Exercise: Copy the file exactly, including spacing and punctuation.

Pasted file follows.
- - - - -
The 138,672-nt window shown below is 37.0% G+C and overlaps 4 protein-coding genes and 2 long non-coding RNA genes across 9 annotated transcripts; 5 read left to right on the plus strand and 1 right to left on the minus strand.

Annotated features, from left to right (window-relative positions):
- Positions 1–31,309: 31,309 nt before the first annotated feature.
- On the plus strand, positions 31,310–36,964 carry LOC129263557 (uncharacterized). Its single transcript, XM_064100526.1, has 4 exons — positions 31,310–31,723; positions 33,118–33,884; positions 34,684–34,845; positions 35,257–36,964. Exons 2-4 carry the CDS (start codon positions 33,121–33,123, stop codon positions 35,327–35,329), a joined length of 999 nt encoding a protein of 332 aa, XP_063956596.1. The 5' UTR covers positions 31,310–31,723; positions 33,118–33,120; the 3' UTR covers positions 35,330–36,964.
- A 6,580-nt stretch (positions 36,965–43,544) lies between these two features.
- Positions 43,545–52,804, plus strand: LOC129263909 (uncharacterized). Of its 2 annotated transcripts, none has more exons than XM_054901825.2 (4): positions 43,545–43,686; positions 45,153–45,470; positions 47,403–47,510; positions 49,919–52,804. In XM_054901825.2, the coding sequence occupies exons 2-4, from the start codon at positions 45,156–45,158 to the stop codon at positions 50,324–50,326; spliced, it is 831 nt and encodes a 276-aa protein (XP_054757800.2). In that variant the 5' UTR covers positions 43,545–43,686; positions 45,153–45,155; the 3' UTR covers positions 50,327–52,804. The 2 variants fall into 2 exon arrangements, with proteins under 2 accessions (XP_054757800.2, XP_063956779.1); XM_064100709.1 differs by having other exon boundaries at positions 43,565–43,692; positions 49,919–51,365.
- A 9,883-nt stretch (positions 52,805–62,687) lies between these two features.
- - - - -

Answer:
The 138,672-nt window shown below is 37.0% G+C and overlaps 4 protein-coding genes and 2 long non-coding RNA genes across 9 annotated transcripts; 5 read left to right on the plus strand and 1 right to left on the minus strand.

Annotated features, from left to right (window-relative positions):
- Positions 1–31,309: 31,309 nt before the first annotated feature.
- On the plus strand, positions 31,310–36,964 carry LOC129263557 (uncharacterized). Its single transcript, XM_064100526.1, has 4 exons — positions 31,310–31,723; positions 33,118–33,884; positions 34,684–34,845; positions 35,257–36,964. Exons 2-4 carry the CDS (start codon positions 33,121–33,123, stop codon positions 35,327–35,329), a joined length of 999 nt encoding a protein of 332 aa, XP_063956596.1. The 5' UTR covers positions 31,310–31,723; positions 33,118–33,120; the 3' UTR covers positions 35,330–36,964.
- A 6,580-nt stretch (positions 36,965–43,544) lies between these two features.
- Positions 43,545–52,804, plus strand: LOC129263909 (uncharacterized). Of its 2 annotated transcripts, none has more exons than XM_054901825.2 (4): positions 43,545–43,686; positions 45,153–45,470; positions 47,403–47,510; positions 49,919–52,804. In XM_054901825.2, the coding sequence occupies exons 2-4, from the start codon at positions 45,156–45,158 to the stop codon at positions 50,324–50,326; spliced, it is 831 nt and encodes a 276-aa protein (XP_054757800.2). In that variant the 5' UTR covers positions 43,545–43,686; positions 45,153–45,155; the 3' UTR covers positions 50,327–52,804. The 2 variants fall into 2 exon arrangements, with proteins under 2 accessions (XP_054757800.2, XP_063956779.1); XM_064100709.1 differs by having other exon boundaries at positions 43,565–43,692; positions 49,919–51,365.
- A 9,883-nt stretch (positions 52,805–62,687) lies between these two features.